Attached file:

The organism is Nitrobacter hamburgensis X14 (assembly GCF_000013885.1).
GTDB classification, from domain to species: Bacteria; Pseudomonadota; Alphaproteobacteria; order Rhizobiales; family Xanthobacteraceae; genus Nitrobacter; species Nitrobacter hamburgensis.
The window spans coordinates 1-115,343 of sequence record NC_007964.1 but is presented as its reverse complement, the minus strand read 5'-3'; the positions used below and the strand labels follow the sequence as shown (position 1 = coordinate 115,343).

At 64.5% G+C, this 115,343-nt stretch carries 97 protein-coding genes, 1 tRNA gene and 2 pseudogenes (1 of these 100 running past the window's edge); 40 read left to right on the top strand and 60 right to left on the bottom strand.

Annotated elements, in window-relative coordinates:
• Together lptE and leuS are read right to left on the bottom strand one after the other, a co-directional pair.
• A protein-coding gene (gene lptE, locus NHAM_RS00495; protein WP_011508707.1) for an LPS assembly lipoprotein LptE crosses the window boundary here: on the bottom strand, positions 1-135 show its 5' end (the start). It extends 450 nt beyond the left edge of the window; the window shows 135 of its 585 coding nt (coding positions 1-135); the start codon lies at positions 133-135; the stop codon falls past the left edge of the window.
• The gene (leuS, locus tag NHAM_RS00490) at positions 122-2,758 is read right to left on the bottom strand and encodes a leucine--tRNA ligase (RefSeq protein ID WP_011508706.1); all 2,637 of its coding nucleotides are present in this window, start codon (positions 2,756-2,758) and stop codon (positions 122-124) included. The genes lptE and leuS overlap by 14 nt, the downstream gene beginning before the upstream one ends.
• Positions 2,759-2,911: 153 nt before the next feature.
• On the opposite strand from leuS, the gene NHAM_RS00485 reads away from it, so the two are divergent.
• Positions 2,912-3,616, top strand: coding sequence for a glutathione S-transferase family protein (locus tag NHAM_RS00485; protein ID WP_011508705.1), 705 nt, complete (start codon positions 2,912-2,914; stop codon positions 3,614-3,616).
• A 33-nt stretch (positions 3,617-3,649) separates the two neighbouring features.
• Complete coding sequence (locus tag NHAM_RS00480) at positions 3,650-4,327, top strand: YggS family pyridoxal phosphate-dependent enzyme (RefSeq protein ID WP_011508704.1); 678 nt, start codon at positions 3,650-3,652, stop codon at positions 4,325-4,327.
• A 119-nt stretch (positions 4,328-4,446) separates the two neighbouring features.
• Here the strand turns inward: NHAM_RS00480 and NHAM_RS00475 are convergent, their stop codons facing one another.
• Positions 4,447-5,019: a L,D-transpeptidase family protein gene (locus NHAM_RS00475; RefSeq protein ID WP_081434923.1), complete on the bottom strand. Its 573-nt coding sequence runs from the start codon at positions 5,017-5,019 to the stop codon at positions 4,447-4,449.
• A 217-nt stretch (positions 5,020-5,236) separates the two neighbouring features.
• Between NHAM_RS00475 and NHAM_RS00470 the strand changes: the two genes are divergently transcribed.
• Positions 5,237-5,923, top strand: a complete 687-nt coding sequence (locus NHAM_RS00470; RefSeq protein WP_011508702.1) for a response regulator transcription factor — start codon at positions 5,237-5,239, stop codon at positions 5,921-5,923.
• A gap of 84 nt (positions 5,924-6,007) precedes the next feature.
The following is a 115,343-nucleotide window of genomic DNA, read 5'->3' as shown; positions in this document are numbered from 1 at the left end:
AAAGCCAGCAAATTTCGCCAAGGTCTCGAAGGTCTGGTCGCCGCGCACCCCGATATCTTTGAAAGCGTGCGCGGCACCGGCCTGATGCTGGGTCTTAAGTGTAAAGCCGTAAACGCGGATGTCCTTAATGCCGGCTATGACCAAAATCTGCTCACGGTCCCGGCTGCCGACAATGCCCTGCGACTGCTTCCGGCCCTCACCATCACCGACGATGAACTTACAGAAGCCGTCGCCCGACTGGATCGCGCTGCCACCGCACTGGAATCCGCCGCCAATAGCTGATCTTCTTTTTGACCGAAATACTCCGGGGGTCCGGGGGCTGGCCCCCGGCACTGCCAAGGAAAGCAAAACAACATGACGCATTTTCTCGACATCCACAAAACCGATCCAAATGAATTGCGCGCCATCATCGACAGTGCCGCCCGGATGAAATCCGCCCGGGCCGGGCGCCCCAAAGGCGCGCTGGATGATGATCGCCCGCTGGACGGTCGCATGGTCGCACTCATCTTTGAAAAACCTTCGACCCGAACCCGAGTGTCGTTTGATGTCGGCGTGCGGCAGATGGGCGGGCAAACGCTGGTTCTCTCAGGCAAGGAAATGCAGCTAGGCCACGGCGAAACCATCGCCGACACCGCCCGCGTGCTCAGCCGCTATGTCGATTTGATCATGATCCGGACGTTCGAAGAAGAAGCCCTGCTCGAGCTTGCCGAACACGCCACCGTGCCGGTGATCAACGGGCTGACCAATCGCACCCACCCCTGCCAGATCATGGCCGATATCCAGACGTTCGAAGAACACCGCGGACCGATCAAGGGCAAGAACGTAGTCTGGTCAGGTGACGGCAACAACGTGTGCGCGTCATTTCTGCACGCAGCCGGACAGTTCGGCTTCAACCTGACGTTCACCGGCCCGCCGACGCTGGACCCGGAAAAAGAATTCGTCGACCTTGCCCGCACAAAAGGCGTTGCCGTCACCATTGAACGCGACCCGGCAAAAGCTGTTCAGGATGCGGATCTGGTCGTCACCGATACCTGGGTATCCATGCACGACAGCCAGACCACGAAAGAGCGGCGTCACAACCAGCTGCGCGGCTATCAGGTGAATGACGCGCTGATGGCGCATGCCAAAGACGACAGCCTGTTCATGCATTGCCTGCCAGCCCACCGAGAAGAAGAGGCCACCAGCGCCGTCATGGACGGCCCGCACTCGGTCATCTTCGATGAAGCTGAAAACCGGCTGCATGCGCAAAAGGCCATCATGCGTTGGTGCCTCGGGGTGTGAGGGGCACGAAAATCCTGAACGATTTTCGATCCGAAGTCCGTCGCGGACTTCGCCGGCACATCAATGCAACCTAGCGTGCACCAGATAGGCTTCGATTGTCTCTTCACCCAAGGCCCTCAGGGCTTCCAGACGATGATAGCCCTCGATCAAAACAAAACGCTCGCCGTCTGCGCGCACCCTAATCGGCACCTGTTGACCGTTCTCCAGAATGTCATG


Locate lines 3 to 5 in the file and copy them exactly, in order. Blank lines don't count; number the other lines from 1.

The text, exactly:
The window spans coordinates 1-115,343 of sequence record NC_007964.1 but is presented as its reverse complement, the minus strand read 5'-3'; the positions used below and the strand labels follow the sequence as shown (position 1 = coordinate 115,343).

At 64.5% G+C, this 115,343-nt stretch carries 97 protein-coding genes, 1 tRNA gene and 2 pseudogenes (1 of these 100 running past the window's edge); 40 read left to right on the top strand and 60 right to left on the bottom strand.

Annotated elements, in window-relative coordinates: